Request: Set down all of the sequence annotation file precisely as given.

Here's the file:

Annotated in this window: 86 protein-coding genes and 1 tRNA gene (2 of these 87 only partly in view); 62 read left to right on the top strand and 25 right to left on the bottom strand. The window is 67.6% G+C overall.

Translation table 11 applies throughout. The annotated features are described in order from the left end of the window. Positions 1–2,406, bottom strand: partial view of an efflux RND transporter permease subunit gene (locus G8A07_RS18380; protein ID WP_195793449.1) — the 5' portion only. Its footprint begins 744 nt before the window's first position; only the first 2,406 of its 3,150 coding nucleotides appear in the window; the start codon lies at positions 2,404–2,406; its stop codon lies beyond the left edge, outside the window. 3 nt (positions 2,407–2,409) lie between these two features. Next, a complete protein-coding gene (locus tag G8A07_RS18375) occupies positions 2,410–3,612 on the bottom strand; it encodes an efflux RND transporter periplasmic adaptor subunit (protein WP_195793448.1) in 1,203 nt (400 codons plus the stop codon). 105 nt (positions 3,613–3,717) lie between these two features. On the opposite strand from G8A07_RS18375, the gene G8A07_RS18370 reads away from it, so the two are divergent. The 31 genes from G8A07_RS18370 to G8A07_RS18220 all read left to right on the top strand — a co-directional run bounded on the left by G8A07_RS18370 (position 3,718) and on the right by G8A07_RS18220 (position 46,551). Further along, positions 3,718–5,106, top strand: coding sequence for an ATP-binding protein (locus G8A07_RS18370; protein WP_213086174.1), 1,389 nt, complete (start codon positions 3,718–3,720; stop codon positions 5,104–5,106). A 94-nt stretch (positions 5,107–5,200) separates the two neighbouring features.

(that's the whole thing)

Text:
Annotated in this window: 86 protein-coding genes and 1 tRNA gene (2 of these 87 only partly in view); 62 read left to right on the top strand and 25 right to left on the bottom strand. The window is 67.6% G+C overall.

Translation table 11 applies throughout. The annotated features are described in order from the left end of the window. Positions 1–2,406, bottom strand: partial view of an efflux RND transporter permease subunit gene (locus G8A07_RS18380; protein ID WP_195793449.1) — the 5' portion only. Its footprint begins 744 nt before the window's first position; only the first 2,406 of its 3,150 coding nucleotides appear in the window; the start codon lies at positions 2,404–2,406; its stop codon lies beyond the left edge, outside the window. 3 nt (positions 2,407–2,409) lie between these two features. Next, a complete protein-coding gene (locus tag G8A07_RS18375) occupies positions 2,410–3,612 on the bottom strand; it encodes an efflux RND transporter periplasmic adaptor subunit (protein WP_195793448.1) in 1,203 nt (400 codons plus the stop codon). 105 nt (positions 3,613–3,717) lie between these two features. On the opposite strand from G8A07_RS18375, the gene G8A07_RS18370 reads away from it, so the two are divergent. The 31 genes from G8A07_RS18370 to G8A07_RS18220 all read left to right on the top strand — a co-directional run bounded on the left by G8A07_RS18370 (position 3,718) and on the right by G8A07_RS18220 (position 46,551). Further along, positions 3,718–5,106, top strand: coding sequence for an ATP-binding protein (locus G8A07_RS18370; protein WP_213086174.1), 1,389 nt, complete (start codon positions 3,718–3,720; stop codon positions 5,104–5,106). A 94-nt stretch (positions 5,107–5,200) separates the two neighbouring features.